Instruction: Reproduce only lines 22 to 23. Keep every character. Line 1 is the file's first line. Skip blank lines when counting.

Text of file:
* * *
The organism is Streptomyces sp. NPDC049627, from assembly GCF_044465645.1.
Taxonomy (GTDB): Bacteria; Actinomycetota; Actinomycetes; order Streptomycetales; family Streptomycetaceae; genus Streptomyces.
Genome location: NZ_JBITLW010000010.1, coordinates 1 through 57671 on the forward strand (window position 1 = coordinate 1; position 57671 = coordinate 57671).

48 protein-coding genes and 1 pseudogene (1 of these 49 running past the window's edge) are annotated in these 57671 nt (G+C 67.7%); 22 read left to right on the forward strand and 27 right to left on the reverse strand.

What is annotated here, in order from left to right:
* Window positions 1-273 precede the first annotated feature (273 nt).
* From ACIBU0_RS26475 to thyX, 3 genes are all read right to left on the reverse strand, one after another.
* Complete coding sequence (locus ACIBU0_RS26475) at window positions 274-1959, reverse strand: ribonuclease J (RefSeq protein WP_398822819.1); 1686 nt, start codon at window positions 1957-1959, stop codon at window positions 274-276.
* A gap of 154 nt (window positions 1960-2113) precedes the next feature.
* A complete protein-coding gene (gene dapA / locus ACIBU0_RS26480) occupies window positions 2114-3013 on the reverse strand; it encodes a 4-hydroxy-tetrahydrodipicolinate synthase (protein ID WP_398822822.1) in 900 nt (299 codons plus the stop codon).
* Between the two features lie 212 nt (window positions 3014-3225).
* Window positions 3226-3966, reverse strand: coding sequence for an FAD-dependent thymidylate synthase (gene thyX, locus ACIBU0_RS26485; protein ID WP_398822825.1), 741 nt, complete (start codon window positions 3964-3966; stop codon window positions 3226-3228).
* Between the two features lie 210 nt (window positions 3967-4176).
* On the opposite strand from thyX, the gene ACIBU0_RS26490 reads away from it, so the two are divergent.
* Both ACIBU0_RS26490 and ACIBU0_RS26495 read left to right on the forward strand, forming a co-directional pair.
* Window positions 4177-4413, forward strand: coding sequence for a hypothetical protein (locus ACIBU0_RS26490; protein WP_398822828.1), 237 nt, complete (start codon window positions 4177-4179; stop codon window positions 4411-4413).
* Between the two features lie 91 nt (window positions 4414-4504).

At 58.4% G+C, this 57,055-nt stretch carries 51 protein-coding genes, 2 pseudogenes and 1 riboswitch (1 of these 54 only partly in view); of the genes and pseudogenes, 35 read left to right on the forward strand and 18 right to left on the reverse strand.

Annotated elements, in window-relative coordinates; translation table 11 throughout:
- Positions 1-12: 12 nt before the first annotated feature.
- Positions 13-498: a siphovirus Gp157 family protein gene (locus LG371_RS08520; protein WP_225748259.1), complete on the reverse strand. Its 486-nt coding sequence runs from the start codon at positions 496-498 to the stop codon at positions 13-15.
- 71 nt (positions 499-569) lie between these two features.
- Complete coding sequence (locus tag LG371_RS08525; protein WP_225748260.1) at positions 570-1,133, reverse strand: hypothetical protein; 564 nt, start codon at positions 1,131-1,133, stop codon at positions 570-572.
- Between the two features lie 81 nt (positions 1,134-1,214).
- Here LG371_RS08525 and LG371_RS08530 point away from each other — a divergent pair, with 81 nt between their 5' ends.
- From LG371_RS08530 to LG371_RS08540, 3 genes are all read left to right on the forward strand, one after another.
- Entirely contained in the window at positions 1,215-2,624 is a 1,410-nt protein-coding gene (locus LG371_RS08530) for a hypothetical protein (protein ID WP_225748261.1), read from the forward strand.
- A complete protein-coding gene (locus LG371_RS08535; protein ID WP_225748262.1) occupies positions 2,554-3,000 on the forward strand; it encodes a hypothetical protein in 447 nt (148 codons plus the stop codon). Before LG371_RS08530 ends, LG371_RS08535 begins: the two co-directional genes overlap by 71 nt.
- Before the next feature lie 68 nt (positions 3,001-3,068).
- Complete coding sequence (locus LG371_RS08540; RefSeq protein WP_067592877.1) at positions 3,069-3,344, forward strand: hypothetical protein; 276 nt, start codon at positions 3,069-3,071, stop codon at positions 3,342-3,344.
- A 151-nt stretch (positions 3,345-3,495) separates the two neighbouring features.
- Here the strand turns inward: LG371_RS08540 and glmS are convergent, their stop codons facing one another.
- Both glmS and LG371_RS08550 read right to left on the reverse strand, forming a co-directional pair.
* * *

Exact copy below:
- 71 nt (positions 499-569) lie between these two features.
- Complete coding sequence (locus tag LG371_RS08525; protein WP_225748260.1) at positions 570-1,133, reverse strand: hypothetical protein; 564 nt, start codon at positions 1,131-1,133, stop codon at positions 570-572.